n-vince: How much TRR Government influence does the RRA have and how much does the RRA influence the Govt.?

    Frattastan: Not very much, I would say. In the past there have been frictions over specific issues (which doesn't mean 'influence'), but most of the time government and army don't get involved in each other's day-to-day affairs, and when we need to cooperate things are pretty smooth: if a treaty requires TRR to defend a region or help with a delegate transition, the delegate asks and we just say yes (and I can't think of a case of that not happening), when we asked to send regionwide recruitment telegrams or pin dispatches for the army the delegate always said yes, and so on.

    n-vince: Why isn't citizenship required to join the RRA?

    Frattastan: It's a reflection of the RRA's status as an independent organisation. Historically the reason is that the Army was the region's first institution and pre-existed a government structure, and this was upheld while Kandarin was delegate (he was an officer in the RRA, but the High Commander was Siggi). This was recognised after Kandy's retirement too, in part for the reasons I mentioned and in part to defuse tensions over whether TRR should be a defender region at a time when there were many new members and the region was re-evaluating its identity (and, conversely, whether TRR should accept and even elect to office people regardless of their personal opinions on invading and defending or if that meant renouncing its defender legacy).

    Since the RRA is autonomous then the government cannot decide what's required for its membership (including citizenship).
    In practice, though, the absence of the citizenship requirement hasn't been too important. All soldiers still need to have a nation in TRR, and we aren't going to accept or keep around people who have been stripped of citizenship for security reasons. There have only been a handful of people who at some point were in the RRA but not citizens, and usually it was just people who wanted to defend but weren't too interested in lawmaking, elections, or other political activities. We could introduce citizenship as a formal requirement too, but I'm not sure what the practical effect would be.

    n-vince: How is RRA different from other defender armies?

    Frattastan: Wow, too difficult. :^)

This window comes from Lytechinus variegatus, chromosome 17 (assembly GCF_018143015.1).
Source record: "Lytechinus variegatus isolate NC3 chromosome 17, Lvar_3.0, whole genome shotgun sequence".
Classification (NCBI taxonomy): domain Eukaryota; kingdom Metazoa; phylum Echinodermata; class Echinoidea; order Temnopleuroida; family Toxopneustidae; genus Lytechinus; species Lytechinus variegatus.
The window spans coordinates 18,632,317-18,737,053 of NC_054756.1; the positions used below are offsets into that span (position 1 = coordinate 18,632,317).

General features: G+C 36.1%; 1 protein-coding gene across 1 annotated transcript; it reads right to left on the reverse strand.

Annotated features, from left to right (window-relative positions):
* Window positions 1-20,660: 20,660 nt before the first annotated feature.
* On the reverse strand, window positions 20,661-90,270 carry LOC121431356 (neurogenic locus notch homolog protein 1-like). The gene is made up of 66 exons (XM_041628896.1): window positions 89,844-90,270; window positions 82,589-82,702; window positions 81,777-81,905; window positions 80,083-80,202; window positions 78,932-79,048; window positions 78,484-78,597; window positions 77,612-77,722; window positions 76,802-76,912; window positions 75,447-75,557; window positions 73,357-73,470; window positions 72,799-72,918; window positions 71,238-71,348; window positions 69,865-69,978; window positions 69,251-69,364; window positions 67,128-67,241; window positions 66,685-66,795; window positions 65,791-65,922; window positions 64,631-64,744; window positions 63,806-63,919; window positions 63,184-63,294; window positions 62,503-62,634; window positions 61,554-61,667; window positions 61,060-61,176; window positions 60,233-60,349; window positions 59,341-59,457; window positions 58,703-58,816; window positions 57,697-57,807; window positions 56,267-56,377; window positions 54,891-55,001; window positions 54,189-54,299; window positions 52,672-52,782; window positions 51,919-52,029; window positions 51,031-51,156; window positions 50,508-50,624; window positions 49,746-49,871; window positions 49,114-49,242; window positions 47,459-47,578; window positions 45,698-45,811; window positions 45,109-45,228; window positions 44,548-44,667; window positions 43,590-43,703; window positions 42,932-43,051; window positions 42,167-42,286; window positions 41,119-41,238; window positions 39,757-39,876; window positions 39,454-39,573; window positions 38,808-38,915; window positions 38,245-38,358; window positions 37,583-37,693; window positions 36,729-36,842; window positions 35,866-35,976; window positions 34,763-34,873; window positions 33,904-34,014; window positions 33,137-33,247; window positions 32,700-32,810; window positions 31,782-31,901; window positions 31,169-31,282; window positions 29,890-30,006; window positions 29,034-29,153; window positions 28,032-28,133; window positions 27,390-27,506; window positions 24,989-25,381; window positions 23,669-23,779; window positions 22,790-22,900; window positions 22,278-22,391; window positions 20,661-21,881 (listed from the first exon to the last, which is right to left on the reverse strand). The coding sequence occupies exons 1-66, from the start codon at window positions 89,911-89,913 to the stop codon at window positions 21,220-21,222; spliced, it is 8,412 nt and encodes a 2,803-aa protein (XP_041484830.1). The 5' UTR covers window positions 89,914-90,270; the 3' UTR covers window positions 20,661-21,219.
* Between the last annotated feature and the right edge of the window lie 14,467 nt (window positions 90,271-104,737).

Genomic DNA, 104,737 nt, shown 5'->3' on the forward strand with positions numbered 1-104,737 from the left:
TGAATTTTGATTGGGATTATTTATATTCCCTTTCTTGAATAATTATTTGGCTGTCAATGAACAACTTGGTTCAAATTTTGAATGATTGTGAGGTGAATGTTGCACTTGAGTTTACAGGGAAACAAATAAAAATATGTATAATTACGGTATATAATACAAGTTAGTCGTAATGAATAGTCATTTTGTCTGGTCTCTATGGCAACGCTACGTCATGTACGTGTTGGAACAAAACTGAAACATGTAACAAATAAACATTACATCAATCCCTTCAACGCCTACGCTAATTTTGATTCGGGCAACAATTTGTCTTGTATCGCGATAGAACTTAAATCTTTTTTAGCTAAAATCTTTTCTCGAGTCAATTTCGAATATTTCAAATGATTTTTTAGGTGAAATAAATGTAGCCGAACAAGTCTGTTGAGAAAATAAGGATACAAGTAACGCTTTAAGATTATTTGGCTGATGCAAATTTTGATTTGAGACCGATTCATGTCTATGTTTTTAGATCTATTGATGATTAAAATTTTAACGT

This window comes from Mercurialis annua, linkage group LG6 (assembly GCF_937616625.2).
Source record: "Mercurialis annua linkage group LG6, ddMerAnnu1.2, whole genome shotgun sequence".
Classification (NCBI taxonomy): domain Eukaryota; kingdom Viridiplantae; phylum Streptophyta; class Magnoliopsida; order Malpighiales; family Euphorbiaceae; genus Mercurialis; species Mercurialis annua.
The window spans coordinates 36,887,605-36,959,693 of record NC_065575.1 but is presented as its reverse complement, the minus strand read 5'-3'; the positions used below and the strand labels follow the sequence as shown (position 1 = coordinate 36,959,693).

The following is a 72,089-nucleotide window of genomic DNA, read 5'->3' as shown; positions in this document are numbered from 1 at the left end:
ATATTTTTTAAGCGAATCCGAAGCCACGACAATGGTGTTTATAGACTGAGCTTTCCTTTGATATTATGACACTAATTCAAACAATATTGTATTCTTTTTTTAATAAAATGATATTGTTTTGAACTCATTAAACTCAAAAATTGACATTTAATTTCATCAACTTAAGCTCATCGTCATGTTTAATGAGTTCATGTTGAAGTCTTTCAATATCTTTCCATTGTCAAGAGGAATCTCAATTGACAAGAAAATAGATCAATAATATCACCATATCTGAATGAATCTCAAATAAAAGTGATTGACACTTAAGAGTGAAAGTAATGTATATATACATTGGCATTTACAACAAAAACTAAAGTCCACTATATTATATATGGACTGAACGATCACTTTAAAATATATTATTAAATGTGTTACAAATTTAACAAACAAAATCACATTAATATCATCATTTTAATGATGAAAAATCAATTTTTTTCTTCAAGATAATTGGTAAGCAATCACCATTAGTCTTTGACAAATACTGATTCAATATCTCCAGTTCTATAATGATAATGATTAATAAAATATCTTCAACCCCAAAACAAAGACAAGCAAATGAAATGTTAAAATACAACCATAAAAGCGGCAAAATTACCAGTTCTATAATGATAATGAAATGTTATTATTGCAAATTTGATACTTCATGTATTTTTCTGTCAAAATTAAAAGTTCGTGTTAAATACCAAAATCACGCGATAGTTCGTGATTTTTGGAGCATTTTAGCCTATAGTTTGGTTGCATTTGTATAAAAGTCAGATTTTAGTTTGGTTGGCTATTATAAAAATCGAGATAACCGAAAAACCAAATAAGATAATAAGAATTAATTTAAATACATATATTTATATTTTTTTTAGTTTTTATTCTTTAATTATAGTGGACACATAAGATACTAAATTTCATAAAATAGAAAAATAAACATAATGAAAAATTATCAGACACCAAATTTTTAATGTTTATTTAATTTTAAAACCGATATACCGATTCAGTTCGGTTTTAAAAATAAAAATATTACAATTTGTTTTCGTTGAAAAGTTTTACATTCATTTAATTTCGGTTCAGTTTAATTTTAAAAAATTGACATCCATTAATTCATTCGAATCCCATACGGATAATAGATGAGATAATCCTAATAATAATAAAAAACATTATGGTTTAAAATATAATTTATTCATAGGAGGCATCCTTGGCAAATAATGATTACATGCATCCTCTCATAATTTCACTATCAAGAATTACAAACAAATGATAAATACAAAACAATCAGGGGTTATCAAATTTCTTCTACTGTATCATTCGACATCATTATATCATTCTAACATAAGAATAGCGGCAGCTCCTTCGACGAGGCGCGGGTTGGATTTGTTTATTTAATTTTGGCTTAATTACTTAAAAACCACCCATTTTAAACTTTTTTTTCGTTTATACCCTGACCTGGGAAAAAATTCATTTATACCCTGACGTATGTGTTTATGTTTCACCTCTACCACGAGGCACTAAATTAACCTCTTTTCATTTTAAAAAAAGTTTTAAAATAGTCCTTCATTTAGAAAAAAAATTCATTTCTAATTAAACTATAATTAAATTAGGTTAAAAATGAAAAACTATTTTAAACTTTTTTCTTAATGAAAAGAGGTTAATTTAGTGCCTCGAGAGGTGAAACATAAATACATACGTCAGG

When you have different people in a group you always end up with a different atmosphere, so even aside from policies, history and public image - which differ for everyone too - you'll find that each army is different from the other. There are a lot of things that I could say but I feel like I would just end up describing what TRR is like, or what we (as in, the people who make up the RRA) are personally like.

    As you can see, RRA has a long history almost as old as I am. I would like to that thank Frattastan for his time and help.

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    Regionalism: A Goal and Progress Oriented Player Experience

    DIALOGUE | WRITTEN BY HumanSanity
    This article is part of the new "TRT Dialogues" series. A companion article presenting different ideas will be posted in the next edition.

    ‘Regionalism’ and ‘cosmopolitanism’, as compared in these two essays, are often poorly defined terms when thrown around in casual Discord “debates”. The most common definition I remember is to define regionalism as “having one citizenship” and cosmopolitanism as “having more than one citizenship”. Ultimately, those definitions are both reductionist and useless for comparison.

    In this essay, I think a lot of people expect an argument about regional sovereignty, the integrity of a region’s political process, and keeping citizens engaged and dedicated. This is not the argument for regionalism I wish to present. My argument is about the positive experience a player who uses a regionalist lens for the game – the way that regionalism allows a player to have a stake in gameplay beyond the ups and downs of a given moment.

    A better frame for defining regionalism and cosmopolitanism is based on the political philosophy and strategic approach of the player. Comparing experiences based on how many citizenships someone has is functionally useless – every player and their experiences are different, their contributions will vary based on their skill set, overall investment in NS, and investment in specific activities and ideas. Under my definition, one could adopt a thoroughly cosmopolitan ethic without even having a single citizenship or one could approach with a thoroughly regionalist lens while having a dozen. Accordingly, this essay defines regionalism as an approach taken by the player to NationStates as a political simulation game. I argue for a regionalism where the goal of the player is to contribute to the success of a single region where success is defined by whatever metrics that player chooses. This definition of regionalism is not exclusive with engaging with others and changing one’s ideas and visions for their region, but it is exclusive with ever deviating one’s goals from the success of their region. It’s also worth noting this vision of regionalism primarily applies to those who define themselves as “gameplayers” and in terms of how they engage in gameplay as an activity.